Abstract: Critics suggest we divide law schools into an elite tier whose graduates serve global business clients and a lower tier, which would prepare lawyers for simple disputes. This idea is not new. A similar proposal emerged in the early twentieth century. This article draws on the historical debate to argue that this simplistic approach cannot solve the myriad problems facing the legal profession and legal education. Supporters of separate tiers of law school rely on a caricature of the early history to argue that the Bar is acting in a protectionist way to ensure its own monopoly and keep newcomers out of the profession. A closer analysis of the debate in the 1920s demonstrates that those in favor of two separate educational tracks were similarly motivated by status and elitism. They hoped to relegate the bottom tier of the profession to a permanent lower caste. The article draws on the history to argue that there are no easy solutions. In order to fix the problems of legal education, we need to address the question of professionalism in general and distill what it is that is valuable about a separate legal profession. The profession should train all our lawyers in those skills. The intellectual and theoretical approach to the law is necessary to both rich and poor clients, therefore, all lawyers -- not just those who graduate from elite schools -- ought to be trained in the complex nature of the law and its relation to society, culture, and politics.
Tuesday, December 22, 2015
From the Best Practices for Legal Education blog:
Professor Carol Dweck talks about a powerful message: “not yet” https://www.ted.com/talks/carol_dweck_the_power_of_believing_that_you_can_improve?language=en. Her studies demonstrate that when students understand that learning occurs on a continuum and they simply have “not yet” mastered a concept, they develop a “growth mindset” that leads to significant learning gains.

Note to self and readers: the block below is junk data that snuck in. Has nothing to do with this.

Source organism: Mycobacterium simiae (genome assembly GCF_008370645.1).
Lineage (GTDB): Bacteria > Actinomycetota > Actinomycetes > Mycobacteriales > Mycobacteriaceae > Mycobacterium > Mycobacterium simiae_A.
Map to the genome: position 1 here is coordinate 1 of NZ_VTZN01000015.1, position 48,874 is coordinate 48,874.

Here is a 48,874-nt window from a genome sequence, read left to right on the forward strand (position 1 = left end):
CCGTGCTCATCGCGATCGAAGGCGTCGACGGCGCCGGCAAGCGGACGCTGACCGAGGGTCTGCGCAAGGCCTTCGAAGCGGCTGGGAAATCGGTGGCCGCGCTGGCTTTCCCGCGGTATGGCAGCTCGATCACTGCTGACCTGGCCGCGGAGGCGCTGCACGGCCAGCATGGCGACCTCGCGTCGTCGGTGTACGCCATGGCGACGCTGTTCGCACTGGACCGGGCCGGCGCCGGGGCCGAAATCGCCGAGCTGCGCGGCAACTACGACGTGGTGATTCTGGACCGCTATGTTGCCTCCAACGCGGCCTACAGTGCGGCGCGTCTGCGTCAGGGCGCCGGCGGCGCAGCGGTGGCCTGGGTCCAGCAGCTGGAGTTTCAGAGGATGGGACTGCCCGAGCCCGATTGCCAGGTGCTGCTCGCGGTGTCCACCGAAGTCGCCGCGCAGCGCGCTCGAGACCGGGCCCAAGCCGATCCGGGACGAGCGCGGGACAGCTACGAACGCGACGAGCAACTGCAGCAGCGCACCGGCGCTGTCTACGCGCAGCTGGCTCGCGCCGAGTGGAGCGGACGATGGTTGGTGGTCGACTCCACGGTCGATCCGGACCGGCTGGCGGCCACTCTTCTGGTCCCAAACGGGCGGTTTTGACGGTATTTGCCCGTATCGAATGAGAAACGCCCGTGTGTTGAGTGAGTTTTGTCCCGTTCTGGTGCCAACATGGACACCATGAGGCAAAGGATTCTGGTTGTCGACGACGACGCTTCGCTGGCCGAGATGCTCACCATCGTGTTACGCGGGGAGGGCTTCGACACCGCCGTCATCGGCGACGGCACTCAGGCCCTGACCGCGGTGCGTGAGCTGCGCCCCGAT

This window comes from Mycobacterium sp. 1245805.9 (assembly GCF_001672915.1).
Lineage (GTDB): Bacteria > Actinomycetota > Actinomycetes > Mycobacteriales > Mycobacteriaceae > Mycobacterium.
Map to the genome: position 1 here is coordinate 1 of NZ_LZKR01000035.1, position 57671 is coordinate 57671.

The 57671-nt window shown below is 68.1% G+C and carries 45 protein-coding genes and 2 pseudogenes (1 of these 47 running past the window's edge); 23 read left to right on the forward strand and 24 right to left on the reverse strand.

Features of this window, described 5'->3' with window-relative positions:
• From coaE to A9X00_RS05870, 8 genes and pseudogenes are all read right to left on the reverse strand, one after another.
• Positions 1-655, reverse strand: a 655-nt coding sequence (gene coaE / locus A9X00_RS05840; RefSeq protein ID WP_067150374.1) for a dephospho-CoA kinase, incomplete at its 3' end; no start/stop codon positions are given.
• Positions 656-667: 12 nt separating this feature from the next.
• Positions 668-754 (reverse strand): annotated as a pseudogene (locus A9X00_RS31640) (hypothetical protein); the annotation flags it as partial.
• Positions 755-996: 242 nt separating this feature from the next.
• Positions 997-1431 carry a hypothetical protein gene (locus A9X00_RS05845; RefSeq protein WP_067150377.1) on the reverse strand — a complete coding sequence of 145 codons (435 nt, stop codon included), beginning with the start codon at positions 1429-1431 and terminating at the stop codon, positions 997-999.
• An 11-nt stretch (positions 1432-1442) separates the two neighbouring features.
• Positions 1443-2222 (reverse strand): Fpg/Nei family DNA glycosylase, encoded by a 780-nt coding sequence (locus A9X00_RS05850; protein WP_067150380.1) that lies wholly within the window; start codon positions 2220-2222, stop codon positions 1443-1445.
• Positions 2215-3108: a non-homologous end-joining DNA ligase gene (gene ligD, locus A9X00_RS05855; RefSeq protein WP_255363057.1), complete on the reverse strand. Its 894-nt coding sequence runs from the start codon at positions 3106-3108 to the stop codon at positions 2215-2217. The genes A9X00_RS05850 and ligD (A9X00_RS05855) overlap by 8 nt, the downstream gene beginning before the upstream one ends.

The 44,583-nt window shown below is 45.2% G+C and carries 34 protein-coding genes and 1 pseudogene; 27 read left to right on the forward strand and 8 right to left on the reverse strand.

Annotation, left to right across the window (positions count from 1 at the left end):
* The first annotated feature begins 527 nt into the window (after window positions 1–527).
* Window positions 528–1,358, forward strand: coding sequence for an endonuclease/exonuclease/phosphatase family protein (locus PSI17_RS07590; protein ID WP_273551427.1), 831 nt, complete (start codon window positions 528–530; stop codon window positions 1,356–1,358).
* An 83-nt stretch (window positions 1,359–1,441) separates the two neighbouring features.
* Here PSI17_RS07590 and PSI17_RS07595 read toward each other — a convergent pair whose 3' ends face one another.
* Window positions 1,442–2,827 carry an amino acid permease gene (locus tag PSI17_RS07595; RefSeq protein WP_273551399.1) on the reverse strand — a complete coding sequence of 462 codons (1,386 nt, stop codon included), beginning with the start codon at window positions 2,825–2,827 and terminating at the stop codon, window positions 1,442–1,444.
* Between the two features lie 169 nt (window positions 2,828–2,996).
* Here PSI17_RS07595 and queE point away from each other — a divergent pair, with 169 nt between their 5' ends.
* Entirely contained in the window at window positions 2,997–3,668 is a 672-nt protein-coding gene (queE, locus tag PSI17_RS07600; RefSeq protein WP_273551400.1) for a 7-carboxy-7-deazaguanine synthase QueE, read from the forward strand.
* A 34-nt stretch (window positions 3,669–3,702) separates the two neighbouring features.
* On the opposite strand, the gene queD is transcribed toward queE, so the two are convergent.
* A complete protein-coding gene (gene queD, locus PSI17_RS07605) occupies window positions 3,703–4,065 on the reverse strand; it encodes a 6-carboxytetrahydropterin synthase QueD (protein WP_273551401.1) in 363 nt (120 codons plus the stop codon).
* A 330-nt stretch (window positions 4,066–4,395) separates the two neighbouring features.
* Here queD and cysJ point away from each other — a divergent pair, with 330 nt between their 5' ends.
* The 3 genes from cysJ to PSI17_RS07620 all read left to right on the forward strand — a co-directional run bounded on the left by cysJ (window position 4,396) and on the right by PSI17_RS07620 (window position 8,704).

Professor Dweck notes that students with a “growth mind set” engage with the material and develop a passion for learning. They want to see how far they can push themselves. They realize they can improve and that they just have to figure out how to do so. This growth mindset actually engages neurons – a physiological process which paves the way to significant learning gains.
In contrast, she notes that students with a “fixed mindset” seek external validation of their self-worth via a “good grade”. A fixed mindset causes students to run from failure rather than look at mistakes and failure as opportunities to learn. Students with a fixed mindset literally activate many fewer neurons than those with a growth mindset.
I don’t necessarily buy into Carol Dweck’s whole philosophy, but her thinking here makes sense—if you can get students to think beyond grades as their motivation. You can read more here (Dec. 4).
While some of this is common sense, it's still worth repeating since many law students don't have a lot of experience interviewing for jobs. On the other hand, tips like avoiding the dreaded "chameleon resume" may not occur to a lot of job candidates. And since the job market continues to be a tough one, students need to be well-informed from the start in order to maximize every interviewing possibility. From the Legal Intelligencer:
- Specifications Were Not Met
In a perfect world, candidates who don't meet a firm or company's specifications should be eliminated from consideration. For instance, if a firm will only consider partners with a $1 million-plus book, there is no point in bringing in a service partner who can't meet that standard, unless some unusual exception is in play. Similarly, if an in-house legal department needs a corporate tax lawyer, someone who doesn't fit that bill should not even apply.
In cases like those, things are relatively clear-cut. Where things get murky, and lead to puzzlement as to a lack of a call back, is when the hiring entity has not spent an appropriate amount of time, before a search ensues, in clearly framing what it needs. Clients such as this may engage in a fishing expedition that unfortunately casts aside good candidates who interviewed well but did not fit the ultimate specifications that came together over time.
Candidates sometimes also trigger this issue by creating chameleon-like resumes that track posted job specifications. This most often occurs in corporate law department searches and can be enormously frustrating to HR departments and general counsel. . . . .
2. Insufficient Preparation
It is somewhat hard to fathom, with the wealth of information available at our fingertips, that some candidates do not adequately prepare for an interview. Nevertheless, this happens more often than one may imagine, as has been reported by firms and companies.